My project in the pages that follow is to review the media’s attitude toward yet a third politician, Senator Bernie Sanders of Vermont, who ran for the Democratic presidential nomination earlier this year. By examining this recent history, much of it already forgotten, I hope to rescue a number of worthwhile facts about the press’s attitude toward Sanders. Just as crucially, however, I intend to raise some larger questions about the politics of the media in this time of difficulty and transition (or, depending on your panic threshold, industry-wide apocalypse) for newspapers.
Excerpt from Twilight of the Elites
At the moment we are caught in a strange limbo between stage one and two. While the pillar institutions of American life are now, almost without exception, viewed with deep skepticism by the American public, these institutions remain largely unreformed, helmed by the same elites who screwed them up in the ﬁrst place.The men who oversaw baseball’s scandal-ridden steroid era still run the sport. The same bishops who lied about and covered up serial sexual abuse of minors are still running dioceses around the country. In Washington, the very architects of disaster—the pundits who sold the Iraq War, the prophets of deregulation, the corrupt and discredited lobbyists and merchants of inﬂuence—return time and again, Terminator-like, to the seats of power. We’ve swapped out the party in charge in three successive elections, and yet the country’s key unelected power brokers remain unchanged.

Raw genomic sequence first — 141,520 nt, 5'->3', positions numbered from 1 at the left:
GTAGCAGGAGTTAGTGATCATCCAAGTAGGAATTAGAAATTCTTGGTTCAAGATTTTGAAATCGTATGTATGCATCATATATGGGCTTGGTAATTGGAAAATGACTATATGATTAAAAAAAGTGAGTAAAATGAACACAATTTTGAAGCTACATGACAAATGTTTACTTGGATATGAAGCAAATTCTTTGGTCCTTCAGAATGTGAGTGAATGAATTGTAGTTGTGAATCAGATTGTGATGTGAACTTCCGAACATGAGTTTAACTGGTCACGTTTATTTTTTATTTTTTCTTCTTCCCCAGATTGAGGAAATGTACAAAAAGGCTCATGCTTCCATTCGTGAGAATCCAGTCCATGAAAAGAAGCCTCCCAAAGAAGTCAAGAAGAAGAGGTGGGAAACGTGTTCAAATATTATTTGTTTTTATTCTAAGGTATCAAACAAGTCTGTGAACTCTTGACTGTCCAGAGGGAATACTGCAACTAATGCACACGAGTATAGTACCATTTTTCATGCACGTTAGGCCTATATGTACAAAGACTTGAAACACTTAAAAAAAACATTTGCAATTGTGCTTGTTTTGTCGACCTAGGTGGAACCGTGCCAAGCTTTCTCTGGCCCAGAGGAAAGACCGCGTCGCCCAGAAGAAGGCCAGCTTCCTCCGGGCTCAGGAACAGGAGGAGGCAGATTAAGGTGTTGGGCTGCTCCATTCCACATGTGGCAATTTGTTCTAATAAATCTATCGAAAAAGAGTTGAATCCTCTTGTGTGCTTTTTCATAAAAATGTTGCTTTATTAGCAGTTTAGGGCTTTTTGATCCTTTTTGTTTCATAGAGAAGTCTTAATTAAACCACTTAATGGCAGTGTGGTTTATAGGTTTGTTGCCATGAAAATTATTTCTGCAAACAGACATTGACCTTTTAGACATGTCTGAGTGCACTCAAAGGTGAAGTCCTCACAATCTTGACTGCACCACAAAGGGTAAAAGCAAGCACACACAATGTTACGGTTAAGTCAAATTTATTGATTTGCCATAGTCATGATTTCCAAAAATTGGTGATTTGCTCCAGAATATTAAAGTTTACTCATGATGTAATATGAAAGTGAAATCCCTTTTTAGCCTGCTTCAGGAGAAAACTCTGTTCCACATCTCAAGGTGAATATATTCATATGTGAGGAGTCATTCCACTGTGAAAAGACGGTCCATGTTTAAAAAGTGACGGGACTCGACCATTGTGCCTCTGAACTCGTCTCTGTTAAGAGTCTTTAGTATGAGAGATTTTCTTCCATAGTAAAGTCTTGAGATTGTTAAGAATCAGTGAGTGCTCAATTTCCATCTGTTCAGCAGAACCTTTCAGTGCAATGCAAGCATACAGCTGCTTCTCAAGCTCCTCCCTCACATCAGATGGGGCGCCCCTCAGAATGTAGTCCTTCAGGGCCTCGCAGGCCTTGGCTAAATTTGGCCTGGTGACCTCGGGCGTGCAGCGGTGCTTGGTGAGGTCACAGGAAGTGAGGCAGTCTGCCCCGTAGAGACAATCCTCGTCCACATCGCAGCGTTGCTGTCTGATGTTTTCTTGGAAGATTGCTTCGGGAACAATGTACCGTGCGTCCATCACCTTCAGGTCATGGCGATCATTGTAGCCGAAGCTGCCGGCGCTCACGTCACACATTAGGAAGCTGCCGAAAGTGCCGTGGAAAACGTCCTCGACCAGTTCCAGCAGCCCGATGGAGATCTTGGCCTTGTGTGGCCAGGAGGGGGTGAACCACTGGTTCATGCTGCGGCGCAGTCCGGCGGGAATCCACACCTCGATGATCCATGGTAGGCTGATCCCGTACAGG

Searching for a remedy for constitutional violation on citizenship
Article Link citizenship, civil rights, equality, law, and SCOTUS
Congress has determined that citizenship requires more of a connection to the United States for the child of one U.S.-citizen parent than a child with two U.S.-citizen parents. But it also carved out an exception to that general rule for children whose parents are not married, and whose mothers are U.S. citizens. That rule, the government reasons, derives from the presumption that, when two unmarried parents have a child together, “there ordinarily is only one legally recognized parent – the mother – at the time of birth.”
Roberts Rules for Protecting Corporations
Article Link law, policy, and SCOTUS
The changes to the rules have been part of a decades-long conservative project to limit access to the courts, and thereby limit corporate and government defendants’ exposure to liability. Unable to achieve many of these changes through the usual legislative process, conservatives have turned to the courts. And the courts, acting in an adjudicative capacity, have for the last several decades, largely been compliant in making it tougher to bring lawsuits to vindicate one’s federal rights.